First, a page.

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Monday,November 30,2020 17:02 PM

Honesty or rudeness?

By Siima Sabiti

Added 17th November 2014 03:20 PM

Ugandans are known the world-over as friendly, humble people. We welcome you to our homes, we hate to offend, and we are willing to share the little we have.

Ugandans are known the world-over as friendly, humble people. We welcome you to our homes, we hate to offend, and we are willing to share the little we have.

Ugandans are known the world-over as friendly, humble people. We welcome you to our homes, we hate to offend, and we are willing to share the little we have.
 
You get the general picture. We are nice people. I was recently reminded that Ugandans also have a tendency to be somewhat tactless. Some might argue that they simply aspire to a level of honesty that most people tend to avoid, but I beg to differ.
 
Let me explain.
 
I recently bumped into a distant relative I had not seen for a while. I was dashing around the supermarket, trying to grab some essential ingredients as I was making a special meal for my boo that evening. As always, I had my iPod on full blast, so I did not notice the lady calling my name across the aisle until she actually came up behind me and tugged on my braids. (I mean, really? Hair-pulling? So low).
 
Now she had my attention, I had to deal with the extended greetings, questions about my family, the farm, my job and whether I still ‘blow my whistle’ i.e. play the flute. I answered as cheerfully and accurately as I could, trying not to rush regardless of the fact that it was very cloudy outside and I wanted to get home before the heavens opened.
 
I was just about to extricate myself when this relative (did I mention that she is a distant one?) quipped: “Eh, but you have become fat!’’ No sense of volume control or tact. I bit back my instinctive retort (Oh really? Well you are still ugly and socially inept but we cannot all be afflicted the same way!), smiled, and walked away, just managing to avoid stepping on a small child who was playing in the aisle.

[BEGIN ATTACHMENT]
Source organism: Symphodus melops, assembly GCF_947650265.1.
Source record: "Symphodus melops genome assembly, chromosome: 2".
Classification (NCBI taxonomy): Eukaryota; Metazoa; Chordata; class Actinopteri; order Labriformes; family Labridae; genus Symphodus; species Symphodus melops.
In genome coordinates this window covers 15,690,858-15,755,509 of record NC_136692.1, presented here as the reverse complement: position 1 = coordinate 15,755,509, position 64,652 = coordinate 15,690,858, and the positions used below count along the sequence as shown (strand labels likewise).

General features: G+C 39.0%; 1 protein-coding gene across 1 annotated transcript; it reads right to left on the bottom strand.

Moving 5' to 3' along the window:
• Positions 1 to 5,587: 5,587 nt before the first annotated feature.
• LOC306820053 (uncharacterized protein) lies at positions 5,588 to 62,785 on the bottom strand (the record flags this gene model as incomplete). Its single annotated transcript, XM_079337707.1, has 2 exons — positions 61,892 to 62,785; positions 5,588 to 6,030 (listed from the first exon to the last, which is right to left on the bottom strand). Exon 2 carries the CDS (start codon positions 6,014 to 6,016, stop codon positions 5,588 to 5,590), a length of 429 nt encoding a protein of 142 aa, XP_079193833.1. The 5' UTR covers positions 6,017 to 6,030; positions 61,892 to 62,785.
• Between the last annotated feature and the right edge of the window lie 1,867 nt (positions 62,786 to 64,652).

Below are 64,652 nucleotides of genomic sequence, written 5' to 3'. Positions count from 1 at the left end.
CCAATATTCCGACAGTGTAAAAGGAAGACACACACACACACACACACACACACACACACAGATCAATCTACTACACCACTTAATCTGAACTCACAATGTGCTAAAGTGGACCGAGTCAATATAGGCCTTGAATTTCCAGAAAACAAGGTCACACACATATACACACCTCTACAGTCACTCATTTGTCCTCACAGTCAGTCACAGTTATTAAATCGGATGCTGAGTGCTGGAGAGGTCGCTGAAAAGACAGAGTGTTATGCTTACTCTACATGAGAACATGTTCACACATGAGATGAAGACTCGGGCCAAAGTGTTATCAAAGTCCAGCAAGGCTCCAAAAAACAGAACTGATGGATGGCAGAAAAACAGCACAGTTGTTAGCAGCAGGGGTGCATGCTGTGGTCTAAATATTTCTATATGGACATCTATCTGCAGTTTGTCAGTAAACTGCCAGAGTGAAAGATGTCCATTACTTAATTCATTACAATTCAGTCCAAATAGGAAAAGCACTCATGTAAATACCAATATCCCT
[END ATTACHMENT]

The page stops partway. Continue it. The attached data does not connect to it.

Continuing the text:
I was not offended— I have developed a very thick skin living in Uganda and have learnt to brush off certain remarks with a shrug and a smile. Like the girl who came up to me soon after my Dad passed away and said: “S*** happens!” How on earth do you respond to something like that?
 
There is one incident I remember from my teenage years. We had come to Uganda on holiday. I think I was about 13 or 14 years old — you know that awkward teen stage where your body has a mind of its own. One of my aunties commented on the fact that my bust had developed, and as if to emphasise her point, went ahead to grope my boobs. Needless to say, I was horrified and was thankful when my mum stepped in and told said aunt to leave me alone.
 
I fully appreciate the need for honesty. If you feel your niece could lose a kilo or two, by all means, tell her. But do it tactfully. What the hell, if you have made it your life’s purpose to state the obvious, by all means do so. But do not be surprised when I call your ‘honesty’ out for what it is — blatant rudeness.
 
Follow Siima every morning on 94.8 Xfm

Ugandans are known the world-over as friendly, humble people. We welcome you to our homes, we hate to offend, and we are willing to share the little we have.

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